The company folded in November with £385m in debts and was subsequently brought by Shop Direct Group, which owns a number of online brands, including Littlewoods, Kays and Additions Direct.
Woolworths' well-documented demise stirred up huge amounts of retrospective affection for the brand and by the end of last year the ‘Save Woolworths' group on social networking site Facebook had more than 23,000 members.
The new owners plan to relaunch Woolworths as an online-only retailer and in response to the younger demographic that shops online has decided that social networking is the most effective way to promote the brand. It has appointed GlueLondon and The Brooklyn Brothers to drive social media engagement.
Both applications are being used to communicate with customers and receive feedback. The blog covers topics from what pick'n'mix sweets you'd take to a desert island to making browsing online safer for kids and has already received hundreds of comments from consumers.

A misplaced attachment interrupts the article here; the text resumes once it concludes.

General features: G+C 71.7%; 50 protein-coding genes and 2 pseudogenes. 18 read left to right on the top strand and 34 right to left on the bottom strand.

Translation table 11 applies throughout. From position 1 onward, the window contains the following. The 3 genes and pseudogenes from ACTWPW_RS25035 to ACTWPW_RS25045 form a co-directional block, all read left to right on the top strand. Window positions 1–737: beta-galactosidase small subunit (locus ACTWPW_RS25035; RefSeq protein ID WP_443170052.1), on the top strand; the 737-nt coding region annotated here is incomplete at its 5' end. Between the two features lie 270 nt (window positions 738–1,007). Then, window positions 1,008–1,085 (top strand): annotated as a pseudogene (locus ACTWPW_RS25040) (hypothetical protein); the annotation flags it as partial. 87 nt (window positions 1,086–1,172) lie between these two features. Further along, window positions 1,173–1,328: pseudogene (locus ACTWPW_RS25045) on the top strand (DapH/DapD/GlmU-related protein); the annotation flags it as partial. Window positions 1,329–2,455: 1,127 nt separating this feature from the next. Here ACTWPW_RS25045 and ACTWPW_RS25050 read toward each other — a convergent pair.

Last week Woolworths used Twitter to test demand for its famously diverse product offering. It asked Twitterers to list their top five Woolworths' products, no doubt with more than a little nostalgia stirring in mind. Apart from its Ladybird children's clothing range, it has not yet announced which products will be stocked.
The company has adopted a light-hearted Innocent-Drinks-style tone on the website and blog. Its blog writer Matthew Jacques, Shop Direct Group's property director, refers to himself as ‘a father-of-two who can't sit still for a nano-second' and the team is broken down into groups, such as ‘care bears' (customer support), ‘webbies' (technical) and ‘Team Cappuccino' (the creative team).